barometers drop like leaves: a moment
“Would to God these blessed calms would last. But the mingled, mingling threads of life are woven by warp and woof: calms crossed by storms, a storm for every calm.”
Moby Dick p570 Ch 114 The Gilder
A storm was coming and my partner D____ and I hastened to Beer for a snuggled weekend to watch the sea from the cozy glow of the warm house and pub.
Yes, we were expecting rough seas and the need to ‘batten down the hatches’ but we were keen to be near to the elements. October is my favorite month to be on the pebbled beach. The cool and fresh breeze blows worries from my frown, and a sea of swell is often unfamiliar disturbed brown water: but it’s warm enough to stand and watch. As the curls of sea roll and tumble, over and over moving rising constantly, I breathe deep and it pulses breathing rhythmical time.
How many eyes before us once watched as we did to see see the sea froth and waves roll from thundering miles off to reach the pebbles of the Beer Beach? We watched for hours from the Anchor Inn reception area that faces out to sea with a pint until it was too dark like a cloak of invisiblity. We watched out of the cottage window. We watched from shoreline in Beer and Seaton and Lyme Regis. Tick Tock.
In the night on Monday when the strongest winds were due, I awoke to hear the bluster and bumping of the fierce South Westerly against the house. I thought “this is it” and held my breath. Our bedroom walls on the corners of the house vibrated and it sounded as gusts funneled past,but it was not like being in a space ship, and the wind was eager to pass through and get to somewhere else, it became background to snores and I fell back to sleep.
In the path of the predicted storm, the crosshairs, we were feared that the world would look different the next morning, To some people it did. But in Beer Tuesday was bright sunshine and dazzling calm. The world belied the warnings and precautions, and only the 8am tree surgeon whizzing his electric saw in the distance echoed through the valley that runs to the sea.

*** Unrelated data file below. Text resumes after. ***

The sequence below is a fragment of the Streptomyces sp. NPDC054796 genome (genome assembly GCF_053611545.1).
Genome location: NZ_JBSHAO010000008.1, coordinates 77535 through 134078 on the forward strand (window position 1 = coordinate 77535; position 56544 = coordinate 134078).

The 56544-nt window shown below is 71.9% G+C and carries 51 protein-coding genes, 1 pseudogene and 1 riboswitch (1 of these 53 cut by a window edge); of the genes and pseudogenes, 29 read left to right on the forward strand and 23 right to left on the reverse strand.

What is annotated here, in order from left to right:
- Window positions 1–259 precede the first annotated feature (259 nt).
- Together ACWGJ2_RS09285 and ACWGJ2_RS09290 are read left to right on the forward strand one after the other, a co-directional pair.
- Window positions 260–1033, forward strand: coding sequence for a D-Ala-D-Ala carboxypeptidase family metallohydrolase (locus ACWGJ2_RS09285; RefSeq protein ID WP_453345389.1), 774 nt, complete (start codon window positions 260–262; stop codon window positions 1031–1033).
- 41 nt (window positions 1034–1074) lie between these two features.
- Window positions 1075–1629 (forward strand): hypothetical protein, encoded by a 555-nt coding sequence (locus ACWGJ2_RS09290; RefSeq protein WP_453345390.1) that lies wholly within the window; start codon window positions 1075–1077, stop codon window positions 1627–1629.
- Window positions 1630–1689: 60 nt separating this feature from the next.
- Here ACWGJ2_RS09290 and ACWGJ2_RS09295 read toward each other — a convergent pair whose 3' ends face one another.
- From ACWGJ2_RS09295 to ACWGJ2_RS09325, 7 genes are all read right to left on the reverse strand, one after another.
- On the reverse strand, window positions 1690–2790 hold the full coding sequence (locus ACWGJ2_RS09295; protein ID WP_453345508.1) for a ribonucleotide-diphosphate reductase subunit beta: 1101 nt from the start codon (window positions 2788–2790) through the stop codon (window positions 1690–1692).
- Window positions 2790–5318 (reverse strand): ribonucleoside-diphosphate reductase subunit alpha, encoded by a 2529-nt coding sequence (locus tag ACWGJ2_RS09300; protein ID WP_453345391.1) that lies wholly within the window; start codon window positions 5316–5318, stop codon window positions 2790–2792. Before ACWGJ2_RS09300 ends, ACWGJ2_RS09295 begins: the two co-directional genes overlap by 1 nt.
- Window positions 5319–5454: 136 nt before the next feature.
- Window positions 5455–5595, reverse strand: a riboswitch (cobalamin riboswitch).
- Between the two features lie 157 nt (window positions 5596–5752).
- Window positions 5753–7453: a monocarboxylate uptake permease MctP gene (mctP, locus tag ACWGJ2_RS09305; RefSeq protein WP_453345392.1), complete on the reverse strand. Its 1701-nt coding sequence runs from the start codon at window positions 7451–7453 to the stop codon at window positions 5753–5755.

I wondered at this idyllic view of autumn Beer and then, as sometimes, I felt I had a tiny tunnel back in time, lost in space, just for a moment.
The next night at the pub again I remembered what I had thought the night before, ‘Michael the poet’ is getting old. He blew into the bar with the wind both nights after dark wearing only a ripped denim shirt on his back, no coat, and he looked very thin. He walks down to the pub from the highest part of the town, and it must have been so windy a stick thin old man could silently blow away. I want to steel myself to try to interview him soon. I don’t want him to blow away, but we all will eventually.
But I’ve said I’d approach him before and I’ve never had a proper reason to do so, to persuade him to acquiesce. What am I interviewing him for? I’d like to take an interview with a bohemian magician poet of peace, as old as the owl in the trees, with white flowing shoulder length hair, the poet in residence of the aforementioned pub but it is for my own indulgence.
Who knows what he may think or say. When you are wild-white-haired and wear only a shirt against a storm, what need have you for the words of a smarty-pants from the city with a dictaphone and an agenda, they may ask the wrong questions?